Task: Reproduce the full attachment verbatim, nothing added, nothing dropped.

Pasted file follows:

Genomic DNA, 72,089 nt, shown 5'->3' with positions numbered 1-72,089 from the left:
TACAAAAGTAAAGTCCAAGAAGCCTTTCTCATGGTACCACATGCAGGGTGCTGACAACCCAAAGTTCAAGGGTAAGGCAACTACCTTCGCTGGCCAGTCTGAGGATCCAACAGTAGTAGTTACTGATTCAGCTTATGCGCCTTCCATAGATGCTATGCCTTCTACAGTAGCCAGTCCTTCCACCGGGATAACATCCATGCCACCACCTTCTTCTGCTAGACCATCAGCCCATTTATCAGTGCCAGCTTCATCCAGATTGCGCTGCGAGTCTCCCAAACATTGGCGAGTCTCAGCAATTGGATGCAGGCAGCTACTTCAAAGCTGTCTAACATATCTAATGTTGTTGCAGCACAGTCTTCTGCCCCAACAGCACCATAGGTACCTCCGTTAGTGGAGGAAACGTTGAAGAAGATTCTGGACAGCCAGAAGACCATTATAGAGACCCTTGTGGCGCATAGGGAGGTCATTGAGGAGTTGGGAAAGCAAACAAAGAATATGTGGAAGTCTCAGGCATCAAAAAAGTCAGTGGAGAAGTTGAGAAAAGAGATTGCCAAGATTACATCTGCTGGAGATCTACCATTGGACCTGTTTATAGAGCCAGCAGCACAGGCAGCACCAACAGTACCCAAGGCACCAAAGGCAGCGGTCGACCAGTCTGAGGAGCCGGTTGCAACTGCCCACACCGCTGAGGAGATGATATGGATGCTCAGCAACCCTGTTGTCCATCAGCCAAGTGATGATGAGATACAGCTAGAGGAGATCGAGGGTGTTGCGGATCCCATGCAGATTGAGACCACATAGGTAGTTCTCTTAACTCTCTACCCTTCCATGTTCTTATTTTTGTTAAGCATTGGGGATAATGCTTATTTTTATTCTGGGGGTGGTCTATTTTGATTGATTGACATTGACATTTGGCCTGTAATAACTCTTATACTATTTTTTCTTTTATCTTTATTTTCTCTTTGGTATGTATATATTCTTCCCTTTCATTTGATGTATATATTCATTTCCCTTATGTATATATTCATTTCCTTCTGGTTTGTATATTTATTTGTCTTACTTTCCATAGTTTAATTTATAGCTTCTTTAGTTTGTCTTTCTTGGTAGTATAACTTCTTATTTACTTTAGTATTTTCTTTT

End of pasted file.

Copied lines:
Genomic DNA, 72,089 nt, shown 5'->3' with positions numbered 1-72,089 from the left:
TACAAAAGTAAAGTCCAAGAAGCCTTTCTCATGGTACCACATGCAGGGTGCTGACAACCCAAAGTTCAAGGGTAAGGCAACTACCTTCGCTGGCCAGTCTGAGGATCCAACAGTAGTAGTTACTGATTCAGCTTATGCGCCTTCCATAGATGCTATGCCTTCTACAGTAGCCAGTCCTTCCACCGGGATAACATCCATGCCACCACCTTCTTCTGCTAGACCATCAGCCCATTTATCAGTGCCAGCTTCATCCAGATTGCGCTGCGAGTCTCCCAAACATTGGCGAGTCTCAGCAATTGGATGCAGGCAGCTACTTCAAAGCTGTCTAACATATCTAATGTTGTTGCAGCACAGTCTTCTGCCCCAACAGCACCATAGGTACCTCCGTTAGTGGAGGAAACGTTGAAGAAGATTCTGGACAGCCAGAAGACCATTATAGAGACCCTTGTGGCGCATAGGGAGGTCATTGAGGAGTTGGGAAAGCAAACAAAGAATATGTGGAAGTCTCAGGCATCAAAAAAGTCAGTGGAGAAGTTGAGAAAAGAGATTGCCAAGATTACATCTGCTGGAGATCTACCATTGGACCTGTTTATAGAGCCAGCAGCACAGGCAGCACCAACAGTACCCAAGGCACCAAAGGCAGCGGTCGACCAGTCTGAGGAGCCGGTTGCAACTGCCCACACCGCTGAGGAGATGATATGGATGCTCAGCAACCCTGTTGTCCATCAGCCAAGTGATGATGAGATACAGCTAGAGGAGATCGAGGGTGTTGCGGATCCCATGCAGATTGAGACCACATAGGTAGTTCTCTTAACTCTCTACCCTTCCATGTTCTTATTTTTGTTAAGCATTGGGGATAATGCTTATTTTTATTCTGGGGGTGGTCTATTTTGATTGATTGACATTGACATTTGGCCTGTAATAACTCTTATACTATTTTTTCTTTTATCTTTATTTTCTCTTTGGTATGTATATATTCTTCCCTTTCATTTGATGTATATATTCATTTCCCTTATGTATATATTCATTTCCTTCTGGTTTGTATATTTATTTGTCTTACTTTCCATAGTTTAATTTATAGCTTCTTTAGTTTGTCTTTCTTGGTAGTATAACTTCTTATTTACTTTAGTATTTTCTTTT